Oh man, this kimchi is good! Pungent, garlicky, gingery, spicy but not too. . . we eat it straight out of the jar. I wish I could remember to get it out and serve it as a kind of relish or salad at meals. Do you eat kimchi? With what?
I also wish I could say kimchi kept our household entirely healthy while everyone else fell to the dreaded stomach bug over Christmas, but no, that is not the case. But I'm not really eating it to stay healthy - it's just intensely more-ish and the kimchi breath is totally worth it. I think we're on our third batch since November.
Kimchi (modified just slightly from Linda Ly's recipe, linked above)
Place in large bowl:
2 lbs. Napa cabbage, sliced fine
1/4 cup non-iodized salt
Stir and massage well. Cover with water. Stir occasionally for 2 hours. Volume should be reduced by half and cabbage should be limp.
Strain salt-water off cabbage. Rinse and strain again.
Add to cabbage in bowl:
1/2 lb. daikon radish, julienned
1/2 lb. carrots, julienned
6 green onions, cut in 1" pieces
4 cloves garlic, minced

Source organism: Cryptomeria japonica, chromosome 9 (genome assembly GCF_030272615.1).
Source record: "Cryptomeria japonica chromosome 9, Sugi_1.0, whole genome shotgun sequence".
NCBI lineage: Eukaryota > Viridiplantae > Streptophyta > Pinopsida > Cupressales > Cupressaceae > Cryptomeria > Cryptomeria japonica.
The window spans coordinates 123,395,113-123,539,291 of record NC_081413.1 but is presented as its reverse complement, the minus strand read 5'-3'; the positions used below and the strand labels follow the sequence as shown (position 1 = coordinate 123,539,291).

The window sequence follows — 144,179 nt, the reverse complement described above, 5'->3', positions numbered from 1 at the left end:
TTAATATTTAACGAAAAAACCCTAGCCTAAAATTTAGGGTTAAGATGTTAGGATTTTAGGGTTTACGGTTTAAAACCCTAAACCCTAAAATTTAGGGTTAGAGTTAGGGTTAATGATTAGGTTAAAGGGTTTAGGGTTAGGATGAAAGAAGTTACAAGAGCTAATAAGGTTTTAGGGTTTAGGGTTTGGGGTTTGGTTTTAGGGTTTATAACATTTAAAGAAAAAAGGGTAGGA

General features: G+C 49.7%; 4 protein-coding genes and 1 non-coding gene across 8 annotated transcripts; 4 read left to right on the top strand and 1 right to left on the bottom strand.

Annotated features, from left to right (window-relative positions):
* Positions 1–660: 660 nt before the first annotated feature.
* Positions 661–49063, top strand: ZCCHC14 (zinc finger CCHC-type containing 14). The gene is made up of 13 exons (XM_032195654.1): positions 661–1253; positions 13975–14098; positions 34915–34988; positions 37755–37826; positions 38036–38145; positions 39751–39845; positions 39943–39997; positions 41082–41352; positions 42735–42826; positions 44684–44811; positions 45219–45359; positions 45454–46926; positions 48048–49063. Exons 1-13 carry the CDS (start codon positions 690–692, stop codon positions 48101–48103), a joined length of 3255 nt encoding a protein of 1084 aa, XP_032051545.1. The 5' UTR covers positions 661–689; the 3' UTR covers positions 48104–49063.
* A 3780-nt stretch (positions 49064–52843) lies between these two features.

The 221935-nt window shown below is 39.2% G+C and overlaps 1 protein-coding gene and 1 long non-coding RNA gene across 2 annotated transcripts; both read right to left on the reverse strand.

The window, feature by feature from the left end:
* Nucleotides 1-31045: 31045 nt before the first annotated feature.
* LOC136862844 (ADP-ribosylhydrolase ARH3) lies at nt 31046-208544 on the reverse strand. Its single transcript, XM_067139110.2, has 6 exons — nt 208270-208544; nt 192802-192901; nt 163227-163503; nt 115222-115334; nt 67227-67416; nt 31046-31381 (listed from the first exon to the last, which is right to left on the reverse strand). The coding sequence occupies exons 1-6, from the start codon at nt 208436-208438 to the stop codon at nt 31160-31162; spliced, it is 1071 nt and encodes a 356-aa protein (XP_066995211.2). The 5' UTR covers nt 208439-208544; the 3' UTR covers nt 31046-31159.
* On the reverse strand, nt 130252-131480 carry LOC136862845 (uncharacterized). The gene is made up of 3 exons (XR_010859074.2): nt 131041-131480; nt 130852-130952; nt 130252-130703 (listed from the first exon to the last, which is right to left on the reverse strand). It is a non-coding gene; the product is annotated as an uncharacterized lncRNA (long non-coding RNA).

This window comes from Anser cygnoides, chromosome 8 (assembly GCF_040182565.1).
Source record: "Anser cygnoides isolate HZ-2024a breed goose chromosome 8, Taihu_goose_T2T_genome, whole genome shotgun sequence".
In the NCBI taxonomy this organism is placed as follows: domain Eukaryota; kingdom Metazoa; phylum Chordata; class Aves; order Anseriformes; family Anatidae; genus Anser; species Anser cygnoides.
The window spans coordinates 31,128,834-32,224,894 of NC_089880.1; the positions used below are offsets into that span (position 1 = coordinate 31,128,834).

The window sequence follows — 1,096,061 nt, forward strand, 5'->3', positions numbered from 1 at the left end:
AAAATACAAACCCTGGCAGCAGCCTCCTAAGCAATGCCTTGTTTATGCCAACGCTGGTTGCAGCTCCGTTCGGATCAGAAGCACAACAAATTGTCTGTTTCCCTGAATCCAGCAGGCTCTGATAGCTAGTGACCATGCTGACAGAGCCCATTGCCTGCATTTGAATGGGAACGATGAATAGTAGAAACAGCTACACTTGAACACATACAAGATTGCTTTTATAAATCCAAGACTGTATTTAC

1" piece ginger, minced
In a blender, puree:
1 Asian pear, cored and chunked
1 small yellow onion, chunked
1 cup dechlorinated water
1/2 cup Korean chile powder (gochugaru)
2 Tbsp. fish sauce
Stir puree into vegetables. Stir well (can use your hands if you wear gloves). Pack into jars or a crock to ferment, leaving at least 2" headspace. Weight the vegetables down under the liquid, pressing firmly. Ly recommends pressing down firmly every day and fermenting for 3-7 days. I don't always press daily, and I usually ferment a little longer. Store kimchi in fridge when it's done fermenting.
1. I did use a Bartlett pear once and didn't notice any difference.
2. I halve the water since I'm using the chile paste instead of the powder; well, once I forgot, but I just had more delicious liquid so it seemed fine.
3. Use organic ingredients when possible for fermentation because they are more likely to have happy bacteria on/in them already, which assists fermentation.
4. On my previous kimchi post, I explain the methods of fermentation much more fully (but used cayenne! wouldn't do that now). But if you're still confused, please ask. I think fermentation is a strange process until you've done it a few times and know what to expect.
5. Kimchi is not like baking chemistry, so you can probably add or subtract ingredients up and down the line. We love the flavor of this recipe because it's similar to what I used to buy.